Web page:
Magazine article The Spectator

Mind Your Language

Magazine article The Spectator

Mind Your Language

Article excerpt

ON the question of what we should call the years up to 2010, several readers have suggested `the noughties'. Mr George Rufford, on the hunch that zero is becoming a more common designation of the round non-number, wonders if `the twenty-zeros' will triumph.

While we wait and see, let me bring out from my knitting-bag a curiosity of misguided philological ingenuity that I came across in Peter and Iona Opie's Oxford Dictionary of Nursery Rhymes.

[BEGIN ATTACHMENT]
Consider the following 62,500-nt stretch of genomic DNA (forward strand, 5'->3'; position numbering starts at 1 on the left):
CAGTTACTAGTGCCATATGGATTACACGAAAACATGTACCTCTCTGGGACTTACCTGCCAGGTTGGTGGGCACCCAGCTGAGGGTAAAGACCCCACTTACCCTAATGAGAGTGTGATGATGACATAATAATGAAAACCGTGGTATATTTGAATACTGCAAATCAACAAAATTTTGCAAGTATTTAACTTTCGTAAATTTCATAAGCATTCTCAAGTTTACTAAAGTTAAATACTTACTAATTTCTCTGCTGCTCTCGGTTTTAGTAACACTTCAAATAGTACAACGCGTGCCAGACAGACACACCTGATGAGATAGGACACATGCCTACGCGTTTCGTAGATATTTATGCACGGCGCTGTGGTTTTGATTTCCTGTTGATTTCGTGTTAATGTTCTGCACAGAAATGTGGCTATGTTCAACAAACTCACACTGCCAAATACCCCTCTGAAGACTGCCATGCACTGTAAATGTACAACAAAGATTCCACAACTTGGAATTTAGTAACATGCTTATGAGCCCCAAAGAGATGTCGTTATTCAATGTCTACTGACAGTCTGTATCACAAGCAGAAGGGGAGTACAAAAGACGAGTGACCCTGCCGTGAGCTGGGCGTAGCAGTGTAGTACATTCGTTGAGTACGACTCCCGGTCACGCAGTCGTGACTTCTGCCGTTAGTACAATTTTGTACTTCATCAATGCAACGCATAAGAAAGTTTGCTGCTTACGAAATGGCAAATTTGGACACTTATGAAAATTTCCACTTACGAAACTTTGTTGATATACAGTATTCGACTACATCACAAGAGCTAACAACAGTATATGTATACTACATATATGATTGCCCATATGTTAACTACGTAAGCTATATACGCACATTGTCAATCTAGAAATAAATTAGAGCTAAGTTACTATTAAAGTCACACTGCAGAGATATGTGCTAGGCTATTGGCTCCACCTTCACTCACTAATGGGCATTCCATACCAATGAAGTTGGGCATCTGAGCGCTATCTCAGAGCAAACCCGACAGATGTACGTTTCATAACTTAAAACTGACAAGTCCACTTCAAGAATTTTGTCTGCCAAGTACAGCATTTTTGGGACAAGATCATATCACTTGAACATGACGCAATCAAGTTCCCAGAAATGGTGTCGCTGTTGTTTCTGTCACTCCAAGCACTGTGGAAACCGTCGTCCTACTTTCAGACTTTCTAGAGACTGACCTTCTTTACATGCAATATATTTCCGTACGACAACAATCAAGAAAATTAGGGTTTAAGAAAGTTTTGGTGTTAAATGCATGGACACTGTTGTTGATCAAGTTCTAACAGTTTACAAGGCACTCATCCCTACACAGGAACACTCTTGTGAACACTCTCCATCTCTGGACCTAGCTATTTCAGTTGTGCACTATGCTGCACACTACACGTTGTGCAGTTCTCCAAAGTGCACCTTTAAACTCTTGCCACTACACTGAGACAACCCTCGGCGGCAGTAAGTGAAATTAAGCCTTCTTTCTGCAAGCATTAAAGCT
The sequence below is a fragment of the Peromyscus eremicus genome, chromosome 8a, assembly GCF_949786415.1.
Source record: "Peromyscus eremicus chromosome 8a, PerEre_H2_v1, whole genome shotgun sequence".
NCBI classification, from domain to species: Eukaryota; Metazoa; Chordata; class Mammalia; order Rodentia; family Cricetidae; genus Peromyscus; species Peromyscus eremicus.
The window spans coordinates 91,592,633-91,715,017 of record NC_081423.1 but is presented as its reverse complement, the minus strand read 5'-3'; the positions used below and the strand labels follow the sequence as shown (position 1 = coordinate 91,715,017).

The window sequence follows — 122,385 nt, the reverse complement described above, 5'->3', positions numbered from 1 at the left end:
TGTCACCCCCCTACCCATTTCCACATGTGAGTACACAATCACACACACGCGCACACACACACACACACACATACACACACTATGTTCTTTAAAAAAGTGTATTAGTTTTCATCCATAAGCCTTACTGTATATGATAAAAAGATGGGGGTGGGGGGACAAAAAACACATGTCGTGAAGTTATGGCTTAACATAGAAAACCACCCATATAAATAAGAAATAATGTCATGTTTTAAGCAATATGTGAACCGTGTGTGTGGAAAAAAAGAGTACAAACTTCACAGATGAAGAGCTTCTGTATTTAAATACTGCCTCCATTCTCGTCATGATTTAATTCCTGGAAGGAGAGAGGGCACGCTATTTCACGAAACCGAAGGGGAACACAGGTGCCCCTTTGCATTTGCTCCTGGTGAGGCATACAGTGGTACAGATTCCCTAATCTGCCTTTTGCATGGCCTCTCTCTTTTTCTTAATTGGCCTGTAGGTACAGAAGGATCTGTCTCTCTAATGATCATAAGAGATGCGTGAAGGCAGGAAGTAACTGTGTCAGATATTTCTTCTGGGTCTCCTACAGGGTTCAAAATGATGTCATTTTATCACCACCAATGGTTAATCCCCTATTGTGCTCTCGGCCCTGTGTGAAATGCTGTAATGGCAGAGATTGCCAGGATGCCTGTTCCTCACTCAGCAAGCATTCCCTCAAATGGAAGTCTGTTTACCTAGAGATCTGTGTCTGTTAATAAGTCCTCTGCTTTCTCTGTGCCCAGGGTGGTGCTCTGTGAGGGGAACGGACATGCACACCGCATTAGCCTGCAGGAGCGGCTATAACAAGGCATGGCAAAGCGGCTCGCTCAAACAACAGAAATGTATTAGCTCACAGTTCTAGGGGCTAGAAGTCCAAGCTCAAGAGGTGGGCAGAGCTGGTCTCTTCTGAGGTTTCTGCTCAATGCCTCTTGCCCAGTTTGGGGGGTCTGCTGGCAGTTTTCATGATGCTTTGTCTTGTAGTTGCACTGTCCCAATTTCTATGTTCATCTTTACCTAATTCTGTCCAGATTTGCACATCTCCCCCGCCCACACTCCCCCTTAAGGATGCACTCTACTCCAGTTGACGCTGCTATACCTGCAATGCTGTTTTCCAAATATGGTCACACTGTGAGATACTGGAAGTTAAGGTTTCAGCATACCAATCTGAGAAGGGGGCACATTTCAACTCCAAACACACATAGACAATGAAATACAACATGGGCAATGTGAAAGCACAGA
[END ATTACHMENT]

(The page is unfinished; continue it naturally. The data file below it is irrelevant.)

In 1834, John Bellenden Ker published An Essay on the Archaeology of Popular English Phrases and Nursery Rhymes. From `Ding dong bell', Ker reconstructed a verse in `early Dutch' thus:

Ding d'honig-beld,

Die Kaetst in de weld.

Hwa put heer in?

Lyt 'el Je haen, Je Grijn.

Wat! er nauwt je boei wo aes dat?

Te draa! hone puur boose guit. …

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